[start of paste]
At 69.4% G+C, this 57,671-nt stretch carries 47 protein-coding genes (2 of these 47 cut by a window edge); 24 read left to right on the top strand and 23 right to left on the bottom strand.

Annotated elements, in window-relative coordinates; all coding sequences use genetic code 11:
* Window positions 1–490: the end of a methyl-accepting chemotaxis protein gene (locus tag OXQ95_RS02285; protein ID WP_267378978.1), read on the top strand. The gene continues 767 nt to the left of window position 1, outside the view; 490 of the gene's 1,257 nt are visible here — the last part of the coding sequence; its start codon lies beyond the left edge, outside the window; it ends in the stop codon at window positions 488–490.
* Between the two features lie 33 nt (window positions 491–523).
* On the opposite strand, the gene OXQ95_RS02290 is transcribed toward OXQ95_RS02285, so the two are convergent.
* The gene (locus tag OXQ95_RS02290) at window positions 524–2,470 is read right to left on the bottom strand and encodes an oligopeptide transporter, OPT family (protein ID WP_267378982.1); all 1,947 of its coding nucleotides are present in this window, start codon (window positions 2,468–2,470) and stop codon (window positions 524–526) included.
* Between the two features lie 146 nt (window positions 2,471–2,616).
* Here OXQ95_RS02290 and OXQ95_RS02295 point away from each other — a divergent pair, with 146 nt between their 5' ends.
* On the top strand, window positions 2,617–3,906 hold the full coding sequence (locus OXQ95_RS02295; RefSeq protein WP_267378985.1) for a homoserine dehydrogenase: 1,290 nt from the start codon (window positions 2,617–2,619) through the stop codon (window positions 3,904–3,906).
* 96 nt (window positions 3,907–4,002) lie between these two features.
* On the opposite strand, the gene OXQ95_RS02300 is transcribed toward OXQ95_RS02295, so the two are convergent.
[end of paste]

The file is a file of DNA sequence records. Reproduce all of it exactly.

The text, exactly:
At 69.4% G+C, this 57,671-nt stretch carries 47 protein-coding genes (2 of these 47 cut by a window edge); 24 read left to right on the top strand and 23 right to left on the bottom strand.

Annotated elements, in window-relative coordinates; all coding sequences use genetic code 11:
* Window positions 1–490: the end of a methyl-accepting chemotaxis protein gene (locus tag OXQ95_RS02285; protein ID WP_267378978.1), read on the top strand. The gene continues 767 nt to the left of window position 1, outside the view; 490 of the gene's 1,257 nt are visible here — the last part of the coding sequence; its start codon lies beyond the left edge, outside the window; it ends in the stop codon at window positions 488–490.
* Between the two features lie 33 nt (window positions 491–523).
* On the opposite strand, the gene OXQ95_RS02290 is transcribed toward OXQ95_RS02285, so the two are convergent.
* The gene (locus tag OXQ95_RS02290) at window positions 524–2,470 is read right to left on the bottom strand and encodes an oligopeptide transporter, OPT family (protein ID WP_267378982.1); all 1,947 of its coding nucleotides are present in this window, start codon (window positions 2,468–2,470) and stop codon (window positions 524–526) included.
* Between the two features lie 146 nt (window positions 2,471–2,616).
* Here OXQ95_RS02290 and OXQ95_RS02295 point away from each other — a divergent pair, with 146 nt between their 5' ends.
* On the top strand, window positions 2,617–3,906 hold the full coding sequence (locus OXQ95_RS02295; RefSeq protein WP_267378985.1) for a homoserine dehydrogenase: 1,290 nt from the start codon (window positions 2,617–2,619) through the stop codon (window positions 3,904–3,906).
* 96 nt (window positions 3,907–4,002) lie between these two features.
* On the opposite strand, the gene OXQ95_RS02300 is transcribed toward OXQ95_RS02295, so the two are convergent.